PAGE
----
± ∈ (Z— )2 , assuming we are given γ ∈ Z— \ (Z— )2 , in addition to ±:

p p p

Compute positive integers m, h such that p ’ 1 = 2h m with m odd

γ ← γ m , ± ← ±m

Compute x ← logγ ± // note that 0 ¤ x < 2h and x is even

β ← (γ )x/2 ±’ m/2

output β

The total amount of work done outside the discrete logarithm calcu-

lation amounts to just a handful of exponentiations modulo p, and so

takes time O(len(p)3 ). The time to compute the discrete logarithm is

O(h len(h) len(p)2 ). So the total running time of this procedure is

O(len(p)3 + h len(h) len(p)2 ).

The above procedure assumed we had at hand a non-square γ. If h = 1,

which means that p ≡ 3 (mod 4), then (’1 | p) = ’1, and so we are done.

However, we have already seen how to e¬ciently compute a square root in

this case.

If h > 1, we can ¬nd a non-square γ using a probabilistic search algorithm.

Simply choose γ at random, test if it is a square, and if so, repeat. The

probability that a random element of Z— is a square is 1/2; thus, the expected

p

number of trials until we ¬nd a non-square is 2, and hence the expected

running time of this probabilistic search algorithm is O(len(p)2 ).

Exercise 13.3. Let p be an odd prime, and let f ∈ Zp [X] be a polynomial

with 0 ¤ deg(f ) ¤ 2. Design and analyze an e¬cient, probabilistic algo-

rithm that determines if f has any roots in Zp , and if so, ¬nds all of the

roots. Hint: see Exercise 9.14.

Exercise 13.4. Show that the following two problems are deterministic,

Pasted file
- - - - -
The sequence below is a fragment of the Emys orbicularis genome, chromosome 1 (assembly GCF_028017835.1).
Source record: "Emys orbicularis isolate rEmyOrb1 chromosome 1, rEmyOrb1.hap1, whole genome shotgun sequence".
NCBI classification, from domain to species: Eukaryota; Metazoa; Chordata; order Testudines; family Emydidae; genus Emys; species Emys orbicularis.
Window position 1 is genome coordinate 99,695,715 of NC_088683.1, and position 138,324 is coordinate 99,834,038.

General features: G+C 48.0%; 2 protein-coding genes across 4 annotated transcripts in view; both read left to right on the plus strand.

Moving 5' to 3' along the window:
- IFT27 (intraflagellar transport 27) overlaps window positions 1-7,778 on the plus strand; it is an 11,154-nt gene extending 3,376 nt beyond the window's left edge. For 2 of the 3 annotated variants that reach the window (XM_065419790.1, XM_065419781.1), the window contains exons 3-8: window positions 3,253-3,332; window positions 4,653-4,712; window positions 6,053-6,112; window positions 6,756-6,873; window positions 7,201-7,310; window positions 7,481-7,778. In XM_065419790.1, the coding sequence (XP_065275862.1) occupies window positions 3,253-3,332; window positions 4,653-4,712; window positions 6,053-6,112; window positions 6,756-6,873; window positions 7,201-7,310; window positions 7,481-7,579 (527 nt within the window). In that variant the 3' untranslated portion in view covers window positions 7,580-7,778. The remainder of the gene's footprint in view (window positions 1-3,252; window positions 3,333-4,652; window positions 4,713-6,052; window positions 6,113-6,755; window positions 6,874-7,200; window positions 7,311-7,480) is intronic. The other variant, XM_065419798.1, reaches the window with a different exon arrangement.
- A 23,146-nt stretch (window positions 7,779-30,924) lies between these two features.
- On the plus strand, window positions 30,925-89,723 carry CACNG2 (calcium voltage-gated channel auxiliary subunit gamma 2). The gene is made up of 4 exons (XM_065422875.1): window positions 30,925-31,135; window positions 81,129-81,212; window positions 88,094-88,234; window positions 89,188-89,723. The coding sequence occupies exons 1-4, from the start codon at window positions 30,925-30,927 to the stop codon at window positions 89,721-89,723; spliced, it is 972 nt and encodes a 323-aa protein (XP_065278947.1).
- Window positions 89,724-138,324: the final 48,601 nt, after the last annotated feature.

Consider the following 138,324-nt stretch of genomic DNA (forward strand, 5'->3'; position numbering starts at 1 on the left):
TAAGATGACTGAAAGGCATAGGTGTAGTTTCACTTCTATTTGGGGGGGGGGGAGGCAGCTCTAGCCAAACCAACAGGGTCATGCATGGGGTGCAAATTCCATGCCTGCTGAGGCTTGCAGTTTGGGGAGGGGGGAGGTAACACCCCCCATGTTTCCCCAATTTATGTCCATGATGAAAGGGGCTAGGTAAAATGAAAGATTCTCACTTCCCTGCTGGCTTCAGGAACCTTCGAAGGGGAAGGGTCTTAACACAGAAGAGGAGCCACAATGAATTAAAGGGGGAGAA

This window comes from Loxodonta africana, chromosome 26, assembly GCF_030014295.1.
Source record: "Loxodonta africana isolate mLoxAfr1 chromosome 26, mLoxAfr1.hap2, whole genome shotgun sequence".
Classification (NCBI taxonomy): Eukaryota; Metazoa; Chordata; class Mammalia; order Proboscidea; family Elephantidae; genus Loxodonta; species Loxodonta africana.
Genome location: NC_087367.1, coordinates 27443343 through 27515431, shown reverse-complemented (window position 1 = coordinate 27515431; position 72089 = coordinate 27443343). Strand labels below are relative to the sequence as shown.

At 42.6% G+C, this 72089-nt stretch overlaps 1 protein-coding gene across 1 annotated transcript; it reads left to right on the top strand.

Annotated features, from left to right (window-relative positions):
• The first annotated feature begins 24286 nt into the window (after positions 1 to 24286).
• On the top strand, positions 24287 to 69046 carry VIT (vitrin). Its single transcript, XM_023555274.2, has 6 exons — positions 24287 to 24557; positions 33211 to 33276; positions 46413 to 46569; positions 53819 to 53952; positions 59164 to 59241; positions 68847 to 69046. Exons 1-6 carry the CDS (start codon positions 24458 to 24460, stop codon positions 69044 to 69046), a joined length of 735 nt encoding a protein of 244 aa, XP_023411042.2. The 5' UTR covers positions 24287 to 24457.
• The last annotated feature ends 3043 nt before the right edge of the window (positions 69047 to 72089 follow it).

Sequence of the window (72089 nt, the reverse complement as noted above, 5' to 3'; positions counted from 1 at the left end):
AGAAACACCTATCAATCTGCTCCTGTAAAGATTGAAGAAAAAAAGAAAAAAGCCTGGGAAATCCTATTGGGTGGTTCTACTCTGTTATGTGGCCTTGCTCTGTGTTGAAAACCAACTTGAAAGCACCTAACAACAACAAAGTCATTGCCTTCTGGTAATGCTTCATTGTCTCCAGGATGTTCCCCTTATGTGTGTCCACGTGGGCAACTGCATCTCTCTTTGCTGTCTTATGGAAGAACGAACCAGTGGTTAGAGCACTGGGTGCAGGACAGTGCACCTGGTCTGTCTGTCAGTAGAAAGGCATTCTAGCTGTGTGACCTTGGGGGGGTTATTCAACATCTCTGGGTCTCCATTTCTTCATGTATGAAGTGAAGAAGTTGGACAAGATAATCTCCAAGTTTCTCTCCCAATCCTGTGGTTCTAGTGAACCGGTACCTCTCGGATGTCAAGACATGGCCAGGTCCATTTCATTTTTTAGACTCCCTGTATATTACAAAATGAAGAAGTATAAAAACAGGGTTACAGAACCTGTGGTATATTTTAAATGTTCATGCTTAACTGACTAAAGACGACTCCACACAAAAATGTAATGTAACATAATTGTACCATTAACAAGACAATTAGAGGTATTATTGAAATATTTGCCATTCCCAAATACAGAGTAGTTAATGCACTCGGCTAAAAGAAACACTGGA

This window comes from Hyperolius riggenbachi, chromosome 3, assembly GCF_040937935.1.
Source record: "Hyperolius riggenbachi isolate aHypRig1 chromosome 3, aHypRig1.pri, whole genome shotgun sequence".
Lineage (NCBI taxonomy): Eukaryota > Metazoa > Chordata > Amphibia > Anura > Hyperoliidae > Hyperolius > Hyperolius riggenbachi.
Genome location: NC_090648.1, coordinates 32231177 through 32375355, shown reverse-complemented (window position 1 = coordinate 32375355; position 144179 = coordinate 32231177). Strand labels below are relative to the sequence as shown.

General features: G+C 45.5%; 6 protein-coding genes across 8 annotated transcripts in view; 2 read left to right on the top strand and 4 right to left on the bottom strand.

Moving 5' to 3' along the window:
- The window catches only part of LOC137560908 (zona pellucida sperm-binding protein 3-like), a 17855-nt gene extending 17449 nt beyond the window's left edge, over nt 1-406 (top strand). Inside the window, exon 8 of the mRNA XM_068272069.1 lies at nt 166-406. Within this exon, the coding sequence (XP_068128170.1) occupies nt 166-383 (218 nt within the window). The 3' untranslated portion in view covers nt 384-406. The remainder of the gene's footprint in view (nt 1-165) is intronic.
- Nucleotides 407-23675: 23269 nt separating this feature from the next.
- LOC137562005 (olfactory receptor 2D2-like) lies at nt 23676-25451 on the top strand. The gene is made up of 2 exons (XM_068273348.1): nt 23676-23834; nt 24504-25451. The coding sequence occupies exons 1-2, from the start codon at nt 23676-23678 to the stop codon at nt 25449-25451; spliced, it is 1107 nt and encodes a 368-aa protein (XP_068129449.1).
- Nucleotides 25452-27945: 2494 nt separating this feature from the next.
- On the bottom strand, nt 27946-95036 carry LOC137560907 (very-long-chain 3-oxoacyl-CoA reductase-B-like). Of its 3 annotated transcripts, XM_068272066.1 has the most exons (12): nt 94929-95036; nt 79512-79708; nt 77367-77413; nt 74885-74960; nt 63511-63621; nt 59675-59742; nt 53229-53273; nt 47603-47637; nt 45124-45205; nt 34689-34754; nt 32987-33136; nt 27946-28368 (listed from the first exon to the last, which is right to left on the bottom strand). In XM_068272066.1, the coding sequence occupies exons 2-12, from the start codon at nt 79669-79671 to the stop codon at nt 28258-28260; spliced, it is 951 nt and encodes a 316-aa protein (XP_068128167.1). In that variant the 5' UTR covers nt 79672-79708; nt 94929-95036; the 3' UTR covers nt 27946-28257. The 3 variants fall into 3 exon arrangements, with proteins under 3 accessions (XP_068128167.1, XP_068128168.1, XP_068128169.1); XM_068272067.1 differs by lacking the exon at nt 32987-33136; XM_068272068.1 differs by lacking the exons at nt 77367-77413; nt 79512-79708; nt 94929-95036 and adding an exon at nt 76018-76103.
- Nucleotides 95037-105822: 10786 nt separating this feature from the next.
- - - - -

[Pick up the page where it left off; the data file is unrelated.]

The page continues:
poly-time equivalent (see discussion just above Exercise 11.10 in §11.3):

(a) Given an odd prime p and ± ∈ (Z— )2 , ¬nd β ∈ Z— such that β 2 = ±.

p p

(b) Given an odd prime p, ¬nd an element of Z— \ (Z— )2 .

p p

294 Computational problems related to quadratic residues

Exercise 13.5. Design and analyze an e¬cient, deterministic algorithm

that takes as input primes p and q, such that q | (p ’ 1), along with an

element ± ∈ Z— , and determines whether or not ± ∈ (Z— )q .

p p

Exercise 13.6. Design and analyze an e¬cient, deterministic algorithm

that takes as input primes p and q, such that q | (p ’ 1) but q 2 (p ’ 1),

along with an element ± ∈ (Z— )q , and computes a qth root of ±, that is, an

p

— such that β q = ±.

element β ∈ Zp

Exercise 13.7. We are given a positive integer n, two elements ±, β ∈ Zn ,

and integers e and f such that ±e = β f and gcd(e, f ) = 1. Show how

to e¬ciently compute γ ∈ Zn such that γ e = β. Hint: use the extended

Euclidean algorithm.

Exercise 13.8. Design and analyze an algorithm that takes as input primes

p and q, such that q | (p’1), along with an element ± ∈ (Z— )q , and computes

p

2 | (p ’ 1).) Your

a qth root of ±. (Unlike Exercise 13.6, we now allow q

algorithm may be probabilistic, and should have an expected running time

that is bounded by q 1/2 times a polynomial in len(p). Hint: the previous

exercise may be useful.

Exercise 13.9. Let p be an odd prime, γ be a generator for Z— , and ± be

p

— . De¬ne

any element of Zp

1 if logγ ± ≥ (p ’ 1)/2;

B(p, γ, ±) :=

0 if logγ ± < (p ’ 1)/2.

Suppose that there is an algorithm that e¬ciently computes B(p, γ, ±) for

all p, γ, ± as above. Show how to use this algorithm as a subroutine in

an e¬cient, probabilistic algorithm that computes logγ ± for all p, γ, ± as

above. Hint: in addition to the algorithm that computes B, use algorithms